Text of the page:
Player pianos have long been charming objects of fascination. A self-playing piano, the player piano was first invented in the 19th century and remained popular throughout the first half of the 20th century. Player pianos were all the rage in the 1920s, and many homes had them in the parlor or living room. Also known as the autopiano or the pianola, the player piano may seem to be a mystery to many, but the technology behind these alluring objects is simple to understand.
A traditional player piano uses rolls of paper with holes punched in it to control the piano. Simply put, the piano translates the holes punched in the paper into movements of keys, which are played pneumatically. Each key to the piano has a small bellows attached to it, and suction moves the bellows, causing the key to depress. When a player piano is functioning correctly, it will appear as if a ghost were playing a tune on the keys.
The rolls of paper used to produce this effect, called music rolls or piano rolls, were created by a number of different methods. One involved marking out the music on a master stencil metronomically via a piano keyboard punching machine. Piano rolls are rarely produced these days, as modern player piano technology has evolved beyond the need for the traditional mechanics.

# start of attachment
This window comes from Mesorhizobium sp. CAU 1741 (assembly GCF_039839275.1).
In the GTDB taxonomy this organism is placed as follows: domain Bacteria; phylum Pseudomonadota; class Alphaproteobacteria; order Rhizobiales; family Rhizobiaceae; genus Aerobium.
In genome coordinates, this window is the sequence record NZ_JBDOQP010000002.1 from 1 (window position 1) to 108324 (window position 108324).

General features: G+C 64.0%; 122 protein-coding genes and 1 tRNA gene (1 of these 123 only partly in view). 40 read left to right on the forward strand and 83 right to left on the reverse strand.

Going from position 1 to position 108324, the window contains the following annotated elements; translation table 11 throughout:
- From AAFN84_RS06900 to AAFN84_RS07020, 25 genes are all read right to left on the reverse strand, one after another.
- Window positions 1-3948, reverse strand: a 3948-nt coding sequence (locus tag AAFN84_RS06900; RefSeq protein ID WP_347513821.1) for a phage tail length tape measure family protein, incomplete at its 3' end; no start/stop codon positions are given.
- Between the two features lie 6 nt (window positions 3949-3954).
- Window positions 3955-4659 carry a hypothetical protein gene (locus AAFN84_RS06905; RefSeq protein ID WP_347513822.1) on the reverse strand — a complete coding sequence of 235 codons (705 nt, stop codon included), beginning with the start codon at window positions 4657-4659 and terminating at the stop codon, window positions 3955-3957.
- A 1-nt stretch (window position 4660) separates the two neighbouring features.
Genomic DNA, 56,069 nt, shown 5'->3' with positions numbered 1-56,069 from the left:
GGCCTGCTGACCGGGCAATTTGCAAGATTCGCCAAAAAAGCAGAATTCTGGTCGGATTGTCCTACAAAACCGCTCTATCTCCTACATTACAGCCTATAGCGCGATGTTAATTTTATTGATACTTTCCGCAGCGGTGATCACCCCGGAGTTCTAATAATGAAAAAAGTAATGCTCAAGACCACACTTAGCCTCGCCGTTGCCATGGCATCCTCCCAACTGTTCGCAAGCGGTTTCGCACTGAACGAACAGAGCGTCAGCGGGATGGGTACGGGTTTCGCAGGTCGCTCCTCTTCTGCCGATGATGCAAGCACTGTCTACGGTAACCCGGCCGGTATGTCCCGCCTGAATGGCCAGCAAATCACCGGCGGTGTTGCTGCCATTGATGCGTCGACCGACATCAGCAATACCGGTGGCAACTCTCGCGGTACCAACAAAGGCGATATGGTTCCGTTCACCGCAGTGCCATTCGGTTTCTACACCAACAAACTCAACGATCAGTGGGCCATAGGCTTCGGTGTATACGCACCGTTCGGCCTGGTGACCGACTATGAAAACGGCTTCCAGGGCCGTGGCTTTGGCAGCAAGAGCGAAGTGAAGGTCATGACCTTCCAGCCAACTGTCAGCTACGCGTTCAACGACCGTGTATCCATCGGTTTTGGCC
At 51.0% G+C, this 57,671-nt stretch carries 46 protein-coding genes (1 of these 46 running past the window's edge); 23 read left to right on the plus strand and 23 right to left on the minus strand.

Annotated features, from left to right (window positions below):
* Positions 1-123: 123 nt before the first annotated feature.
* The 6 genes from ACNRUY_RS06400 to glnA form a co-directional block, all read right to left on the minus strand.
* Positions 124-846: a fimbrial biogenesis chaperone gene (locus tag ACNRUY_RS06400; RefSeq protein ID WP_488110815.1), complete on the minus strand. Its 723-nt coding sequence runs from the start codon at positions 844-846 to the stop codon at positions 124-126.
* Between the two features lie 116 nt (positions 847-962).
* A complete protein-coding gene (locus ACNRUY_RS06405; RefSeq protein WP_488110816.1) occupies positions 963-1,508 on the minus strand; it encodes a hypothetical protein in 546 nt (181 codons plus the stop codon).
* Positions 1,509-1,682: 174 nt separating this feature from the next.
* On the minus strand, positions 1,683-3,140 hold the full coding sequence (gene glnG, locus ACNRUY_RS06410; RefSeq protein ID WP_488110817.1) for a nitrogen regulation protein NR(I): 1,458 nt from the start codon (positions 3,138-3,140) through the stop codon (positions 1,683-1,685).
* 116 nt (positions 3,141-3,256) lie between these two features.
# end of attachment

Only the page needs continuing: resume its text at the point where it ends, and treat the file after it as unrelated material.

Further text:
The modern player pianos rely upon different technology to produce the same delightful effect. The piano has a computer installed with a CD to control the keys. Servo motors attached to each key give the modern player pianos precise control over the hammers of the keys.
For all your piano needs, come to Arizona Piano in Phoenix. We’ve got upright pianos, grand pianos, baby grand pianos, player pianos, and much more. For more information, please give us a call at (602) 457-3910.